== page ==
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  2. Institutional investor - Wikipedia

    An institutional investor is an entity which pools money to purchase securities, real property, and other investment assets or originate loans.Institutional investors include commercial banks, central banks, credit unions, government-linked companies, insurers, pension funds, sovereign wealth funds, charities, hedge funds, REITs, investment advisors, endowments, and mutual funds.

  3. Unit investment trust - Wikipedia

    Types. A UIT portfolio may contain one of several different types of securities. The two main types are stock (equity) trusts and bond (fixed-income) trusts.. Unlike a mutual fund, a UIT is created for a specific length of time and is a fixed portfolio: its securities will not be sold or new ones bought except in certain limited situations (for instance, when a company is filing for bankruptcy ...

  4. Value investing - Wikipedia

    Value investing was established by Benjamin Graham and David Dodd, both professors at Columbia Business School and teachers of many famous investors. In Graham's book The Intelligent Investor, he advocated the important concept of margin of safety — first introduced in Security Analysis, a 1934 book he co-authored with David Dodd — which calls for an approach to investing that is focused ...

  5. List of asset management firms - Wikipedia

    For a fee, the company/firm provides more diversification, liquidity, and professional management consulting service than is normally available to individual investors. The diversification of portfolio is done by investing in such securities which are inversely correlated to each other.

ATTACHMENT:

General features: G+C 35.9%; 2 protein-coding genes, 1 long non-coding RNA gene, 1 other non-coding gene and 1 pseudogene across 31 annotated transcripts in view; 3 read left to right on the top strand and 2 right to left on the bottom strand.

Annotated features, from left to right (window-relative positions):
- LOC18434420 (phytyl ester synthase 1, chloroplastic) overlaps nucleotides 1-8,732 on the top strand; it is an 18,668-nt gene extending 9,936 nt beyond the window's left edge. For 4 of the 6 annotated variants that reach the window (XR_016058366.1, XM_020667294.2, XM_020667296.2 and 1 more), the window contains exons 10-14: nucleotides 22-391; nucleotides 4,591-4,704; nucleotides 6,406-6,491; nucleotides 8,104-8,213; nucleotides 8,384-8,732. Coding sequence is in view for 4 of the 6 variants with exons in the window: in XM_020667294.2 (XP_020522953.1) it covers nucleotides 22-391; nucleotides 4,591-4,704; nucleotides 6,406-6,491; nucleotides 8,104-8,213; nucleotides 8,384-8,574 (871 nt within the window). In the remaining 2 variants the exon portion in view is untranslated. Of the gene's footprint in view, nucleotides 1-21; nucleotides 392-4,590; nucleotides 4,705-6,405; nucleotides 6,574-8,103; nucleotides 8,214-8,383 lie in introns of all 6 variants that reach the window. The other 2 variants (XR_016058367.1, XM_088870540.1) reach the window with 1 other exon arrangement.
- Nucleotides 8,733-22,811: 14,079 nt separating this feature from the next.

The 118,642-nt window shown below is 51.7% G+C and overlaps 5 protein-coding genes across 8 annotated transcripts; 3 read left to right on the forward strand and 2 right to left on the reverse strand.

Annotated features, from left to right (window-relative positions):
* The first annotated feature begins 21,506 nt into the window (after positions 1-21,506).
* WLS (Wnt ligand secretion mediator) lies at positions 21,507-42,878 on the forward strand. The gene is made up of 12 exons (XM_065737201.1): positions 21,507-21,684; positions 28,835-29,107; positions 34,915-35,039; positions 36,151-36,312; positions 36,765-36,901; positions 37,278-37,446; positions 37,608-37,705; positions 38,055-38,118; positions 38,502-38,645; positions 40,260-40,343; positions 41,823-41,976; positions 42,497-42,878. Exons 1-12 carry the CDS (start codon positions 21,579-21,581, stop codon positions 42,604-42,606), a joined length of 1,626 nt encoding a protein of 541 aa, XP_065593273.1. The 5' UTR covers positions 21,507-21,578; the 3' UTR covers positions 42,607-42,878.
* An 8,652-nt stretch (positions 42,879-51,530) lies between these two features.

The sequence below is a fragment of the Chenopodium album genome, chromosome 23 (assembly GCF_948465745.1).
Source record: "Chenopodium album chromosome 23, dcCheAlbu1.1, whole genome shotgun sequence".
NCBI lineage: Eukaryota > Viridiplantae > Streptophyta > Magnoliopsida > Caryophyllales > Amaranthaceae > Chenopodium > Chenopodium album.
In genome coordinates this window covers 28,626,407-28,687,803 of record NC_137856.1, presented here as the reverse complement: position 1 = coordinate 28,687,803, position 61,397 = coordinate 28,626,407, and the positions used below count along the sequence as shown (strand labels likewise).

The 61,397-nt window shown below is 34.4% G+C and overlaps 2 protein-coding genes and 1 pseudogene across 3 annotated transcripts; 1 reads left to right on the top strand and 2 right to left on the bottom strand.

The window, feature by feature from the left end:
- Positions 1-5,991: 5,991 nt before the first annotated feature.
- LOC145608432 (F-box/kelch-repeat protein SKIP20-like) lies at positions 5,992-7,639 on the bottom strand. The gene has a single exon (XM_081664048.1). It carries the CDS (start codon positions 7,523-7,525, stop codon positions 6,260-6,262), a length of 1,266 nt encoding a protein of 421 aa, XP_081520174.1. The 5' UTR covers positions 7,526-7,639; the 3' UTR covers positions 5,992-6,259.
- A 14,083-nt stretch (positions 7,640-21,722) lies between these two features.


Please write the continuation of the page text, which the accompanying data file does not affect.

6. Active management - Wikipedia

    This approach analyzes the characteristics of individual investments to evaluate their risk and potential return. Quantitative analysis. This approach establishes a systematic process for buying and selling investments using data about individual investments. Active management may be used in all aspects of investing. It can be used for:

  7. Socially responsible investing - Wikipedia

    Socially responsible investing (SRI), social investment, sustainable socially conscious, "green" or ethical investing, is any investment strategy which seeks to consider both financial return and social/environmental good to bring about social change regarded as positive by proponents.

  8. Arbitrage pricing theory - Wikipedia

    Non-specific to any individual firm or industry; Compensated by the market via a risk premium; A random variable Arbitrage. Arbitrage is the practice whereby investors take advantage of slight variations in asset valuation from its fair price, to generate a profit. It is the realisation of a positive expected return from overvalued or ...

  9. Investment fund - Wikipedia

    Collective investments by their nature tend to invest in a range of individual securities. However, if the securities are all in a similar type of asset class or market sector then there is a systematic risk that all the shares could be affected by adverse market changes. To avoid this systematic risk investment managers may diversify into ...